Remarkable progress has been made in establishing the field of genomic medicine during the past decade. A host of therapeutic and diagnostic tools—such as the use of molecular simulations to identify new drug pathways1 and gene expression profiles to predict the course of breast cancer2—are moving from the laboratory to the marketplace. Amid the speculation about possible applications and effects of this new medical discipline, 2 major projections have emerged. One predicts that genomic medicine will disrupt many aspects of health care, making current models of its delivery obsolete. Recent reports by the UK National Health Service3 and the US National Human Genome Research Institute4,5 reflect this view. The other is less radical, projecting an initial enhancement of current uses of DNA and genetic information, followed by a gradual diffusion of new genomic medical information and technologies throughout the health care system.6- 8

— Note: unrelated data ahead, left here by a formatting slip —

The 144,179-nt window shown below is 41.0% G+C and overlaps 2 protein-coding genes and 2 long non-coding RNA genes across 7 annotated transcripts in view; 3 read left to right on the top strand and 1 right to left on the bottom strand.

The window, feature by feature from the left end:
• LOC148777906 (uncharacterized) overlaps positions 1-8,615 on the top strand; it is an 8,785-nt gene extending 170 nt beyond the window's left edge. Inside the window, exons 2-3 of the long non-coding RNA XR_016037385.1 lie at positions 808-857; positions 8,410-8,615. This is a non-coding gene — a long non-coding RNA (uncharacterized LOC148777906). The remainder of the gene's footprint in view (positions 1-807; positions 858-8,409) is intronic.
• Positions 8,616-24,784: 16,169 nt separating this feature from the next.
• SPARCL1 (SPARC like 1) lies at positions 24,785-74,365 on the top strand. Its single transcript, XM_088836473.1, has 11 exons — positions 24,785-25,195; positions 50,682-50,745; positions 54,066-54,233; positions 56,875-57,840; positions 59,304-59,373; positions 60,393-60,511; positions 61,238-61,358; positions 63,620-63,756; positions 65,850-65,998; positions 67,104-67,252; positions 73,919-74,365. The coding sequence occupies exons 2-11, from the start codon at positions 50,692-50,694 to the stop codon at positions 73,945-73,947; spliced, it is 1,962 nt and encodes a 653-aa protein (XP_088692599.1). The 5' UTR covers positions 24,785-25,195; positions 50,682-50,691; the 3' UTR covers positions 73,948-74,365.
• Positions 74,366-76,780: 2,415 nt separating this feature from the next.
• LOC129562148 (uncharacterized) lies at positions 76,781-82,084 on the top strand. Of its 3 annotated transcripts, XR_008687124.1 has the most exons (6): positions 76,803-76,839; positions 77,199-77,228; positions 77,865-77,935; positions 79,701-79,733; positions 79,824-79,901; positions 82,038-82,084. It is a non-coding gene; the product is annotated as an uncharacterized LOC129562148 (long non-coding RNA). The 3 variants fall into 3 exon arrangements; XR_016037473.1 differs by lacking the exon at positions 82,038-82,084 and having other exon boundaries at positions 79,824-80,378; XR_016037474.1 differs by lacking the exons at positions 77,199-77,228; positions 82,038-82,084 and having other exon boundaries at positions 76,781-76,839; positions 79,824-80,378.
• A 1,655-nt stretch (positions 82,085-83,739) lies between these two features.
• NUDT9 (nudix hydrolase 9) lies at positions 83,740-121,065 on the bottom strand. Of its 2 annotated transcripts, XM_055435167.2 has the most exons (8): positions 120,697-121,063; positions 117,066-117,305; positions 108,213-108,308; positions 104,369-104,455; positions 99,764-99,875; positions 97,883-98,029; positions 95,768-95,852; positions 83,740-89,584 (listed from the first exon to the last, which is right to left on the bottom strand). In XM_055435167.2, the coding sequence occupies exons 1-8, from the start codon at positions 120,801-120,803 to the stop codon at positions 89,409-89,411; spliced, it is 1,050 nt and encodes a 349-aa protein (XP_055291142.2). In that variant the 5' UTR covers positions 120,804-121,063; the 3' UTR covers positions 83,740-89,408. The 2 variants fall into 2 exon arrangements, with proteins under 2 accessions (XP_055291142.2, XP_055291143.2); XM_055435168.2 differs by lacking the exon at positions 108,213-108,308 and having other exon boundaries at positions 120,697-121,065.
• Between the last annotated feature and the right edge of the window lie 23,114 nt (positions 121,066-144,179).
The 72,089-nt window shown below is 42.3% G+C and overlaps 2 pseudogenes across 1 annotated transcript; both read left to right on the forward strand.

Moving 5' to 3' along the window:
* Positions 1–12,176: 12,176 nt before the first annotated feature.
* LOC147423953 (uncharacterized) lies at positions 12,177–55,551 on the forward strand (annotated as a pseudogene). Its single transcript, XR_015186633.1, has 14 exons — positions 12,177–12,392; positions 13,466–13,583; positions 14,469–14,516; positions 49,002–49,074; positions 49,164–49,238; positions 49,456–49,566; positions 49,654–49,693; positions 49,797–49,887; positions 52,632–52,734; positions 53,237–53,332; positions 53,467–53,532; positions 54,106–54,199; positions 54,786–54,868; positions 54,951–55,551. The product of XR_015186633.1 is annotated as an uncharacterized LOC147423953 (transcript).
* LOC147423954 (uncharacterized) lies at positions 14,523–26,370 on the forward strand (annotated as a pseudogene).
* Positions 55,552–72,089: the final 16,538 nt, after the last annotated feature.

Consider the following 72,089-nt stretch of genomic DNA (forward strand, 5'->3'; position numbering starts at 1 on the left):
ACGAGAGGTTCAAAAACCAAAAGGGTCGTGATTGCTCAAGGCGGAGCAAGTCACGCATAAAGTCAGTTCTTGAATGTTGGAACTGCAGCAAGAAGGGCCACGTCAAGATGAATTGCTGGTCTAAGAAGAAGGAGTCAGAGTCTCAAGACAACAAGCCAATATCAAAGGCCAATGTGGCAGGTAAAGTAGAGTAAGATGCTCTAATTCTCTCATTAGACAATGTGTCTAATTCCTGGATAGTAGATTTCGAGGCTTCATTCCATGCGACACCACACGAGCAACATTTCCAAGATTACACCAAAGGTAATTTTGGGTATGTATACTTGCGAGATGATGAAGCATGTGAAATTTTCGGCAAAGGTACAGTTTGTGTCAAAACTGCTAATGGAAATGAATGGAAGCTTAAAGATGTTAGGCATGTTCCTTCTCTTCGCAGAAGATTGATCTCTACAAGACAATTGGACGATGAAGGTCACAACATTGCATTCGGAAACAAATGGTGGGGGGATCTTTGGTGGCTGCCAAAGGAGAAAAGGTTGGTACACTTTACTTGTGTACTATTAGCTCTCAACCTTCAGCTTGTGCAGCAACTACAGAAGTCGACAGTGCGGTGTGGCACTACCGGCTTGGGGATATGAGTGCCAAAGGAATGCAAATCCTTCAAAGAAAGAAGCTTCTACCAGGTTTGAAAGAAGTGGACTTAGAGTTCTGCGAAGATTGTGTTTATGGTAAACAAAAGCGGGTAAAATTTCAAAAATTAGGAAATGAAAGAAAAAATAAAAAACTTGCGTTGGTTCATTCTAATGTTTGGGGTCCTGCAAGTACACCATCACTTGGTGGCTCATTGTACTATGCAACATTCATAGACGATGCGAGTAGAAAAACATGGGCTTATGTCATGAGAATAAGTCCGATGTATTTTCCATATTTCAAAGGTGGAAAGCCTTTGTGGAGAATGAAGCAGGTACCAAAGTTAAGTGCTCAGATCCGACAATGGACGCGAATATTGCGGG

Individuals receiving certificates during years when tests were offered by the American Board of Medical Genetics (ABMG).14
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